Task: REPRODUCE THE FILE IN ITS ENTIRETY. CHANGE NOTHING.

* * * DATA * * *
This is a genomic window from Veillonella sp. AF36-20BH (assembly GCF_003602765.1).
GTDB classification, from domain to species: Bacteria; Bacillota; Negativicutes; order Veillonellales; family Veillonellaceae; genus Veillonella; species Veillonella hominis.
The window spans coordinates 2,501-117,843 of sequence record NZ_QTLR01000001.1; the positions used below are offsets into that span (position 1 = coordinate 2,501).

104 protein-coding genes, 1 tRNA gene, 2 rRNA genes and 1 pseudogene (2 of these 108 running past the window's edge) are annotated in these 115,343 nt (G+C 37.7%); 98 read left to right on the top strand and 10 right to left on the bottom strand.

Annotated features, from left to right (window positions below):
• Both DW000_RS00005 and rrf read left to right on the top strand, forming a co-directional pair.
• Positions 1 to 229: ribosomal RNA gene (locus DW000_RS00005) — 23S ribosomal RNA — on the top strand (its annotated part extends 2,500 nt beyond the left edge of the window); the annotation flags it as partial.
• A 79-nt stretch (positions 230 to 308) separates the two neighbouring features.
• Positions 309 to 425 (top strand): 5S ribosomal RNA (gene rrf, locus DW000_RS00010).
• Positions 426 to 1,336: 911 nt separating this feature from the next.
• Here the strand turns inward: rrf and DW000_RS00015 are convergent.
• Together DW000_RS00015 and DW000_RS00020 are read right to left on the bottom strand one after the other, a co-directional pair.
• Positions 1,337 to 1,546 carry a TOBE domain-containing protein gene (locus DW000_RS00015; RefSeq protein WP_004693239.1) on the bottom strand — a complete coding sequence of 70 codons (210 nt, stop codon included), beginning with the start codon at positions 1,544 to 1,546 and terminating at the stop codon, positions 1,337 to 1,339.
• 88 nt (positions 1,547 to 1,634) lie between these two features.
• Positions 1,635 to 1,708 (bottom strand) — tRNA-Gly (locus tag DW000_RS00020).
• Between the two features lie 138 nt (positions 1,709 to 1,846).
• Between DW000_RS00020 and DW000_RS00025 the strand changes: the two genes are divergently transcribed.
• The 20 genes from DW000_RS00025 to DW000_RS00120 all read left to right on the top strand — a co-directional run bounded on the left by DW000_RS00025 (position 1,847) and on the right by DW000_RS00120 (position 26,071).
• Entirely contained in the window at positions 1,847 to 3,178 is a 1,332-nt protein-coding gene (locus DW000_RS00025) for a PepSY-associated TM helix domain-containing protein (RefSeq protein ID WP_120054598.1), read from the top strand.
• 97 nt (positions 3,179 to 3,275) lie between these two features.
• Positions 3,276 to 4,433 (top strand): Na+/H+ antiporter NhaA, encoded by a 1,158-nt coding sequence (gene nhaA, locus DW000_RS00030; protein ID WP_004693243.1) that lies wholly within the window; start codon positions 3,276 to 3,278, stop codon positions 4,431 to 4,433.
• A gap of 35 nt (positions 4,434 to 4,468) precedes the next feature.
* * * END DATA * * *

This is a genomic window from Veillonella sp. AF36-20BH (assembly GCF_003602765.1).
GTDB classification, from domain to species: Bacteria; Bacillota; Negativicutes; order Veillonellales; family Veillonellaceae; genus Veillonella; species Veillonella hominis.
The window spans coordinates 2,501-117,843 of sequence record NZ_QTLR01000001.1; the positions used below are offsets into that span (position 1 = coordinate 2,501).

104 protein-coding genes, 1 tRNA gene, 2 rRNA genes and 1 pseudogene (2 of these 108 running past the window's edge) are annotated in these 115,343 nt (G+C 37.7%); 98 read left to right on the top strand and 10 right to left on the bottom strand.

Annotated features, from left to right (window positions below):
• Both DW000_RS00005 and rrf read left to right on the top strand, forming a co-directional pair.
• Positions 1 to 229: ribosomal RNA gene (locus DW000_RS00005) — 23S ribosomal RNA — on the top strand (its annotated part extends 2,500 nt beyond the left edge of the window); the annotation flags it as partial.
• A 79-nt stretch (positions 230 to 308) separates the two neighbouring features.
• Positions 309 to 425 (top strand): 5S ribosomal RNA (gene rrf, locus DW000_RS00010).
• Positions 426 to 1,336: 911 nt separating this feature from the next.
• Here the strand turns inward: rrf and DW000_RS00015 are convergent.
• Together DW000_RS00015 and DW000_RS00020 are read right to left on the bottom strand one after the other, a co-directional pair.
• Positions 1,337 to 1,546 carry a TOBE domain-containing protein gene (locus DW000_RS00015; RefSeq protein WP_004693239.1) on the bottom strand — a complete coding sequence of 70 codons (210 nt, stop codon included), beginning with the start codon at positions 1,544 to 1,546 and terminating at the stop codon, positions 1,337 to 1,339.
• 88 nt (positions 1,547 to 1,634) lie between these two features.
• Positions 1,635 to 1,708 (bottom strand) — tRNA-Gly (locus tag DW000_RS00020).
• Between the two features lie 138 nt (positions 1,709 to 1,846).
• Between DW000_RS00020 and DW000_RS00025 the strand changes: the two genes are divergently transcribed.
• The 20 genes from DW000_RS00025 to DW000_RS00120 all read left to right on the top strand — a co-directional run bounded on the left by DW000_RS00025 (position 1,847) and on the right by DW000_RS00120 (position 26,071).
• Entirely contained in the window at positions 1,847 to 3,178 is a 1,332-nt protein-coding gene (locus DW000_RS00025) for a PepSY-associated TM helix domain-containing protein (RefSeq protein ID WP_120054598.1), read from the top strand.
• 97 nt (positions 3,179 to 3,275) lie between these two features.
• Positions 3,276 to 4,433 (top strand): Na+/H+ antiporter NhaA, encoded by a 1,158-nt coding sequence (gene nhaA, locus DW000_RS00030; protein ID WP_004693243.1) that lies wholly within the window; start codon positions 3,276 to 3,278, stop codon positions 4,431 to 4,433.
• A gap of 35 nt (positions 4,434 to 4,468) precedes the next feature.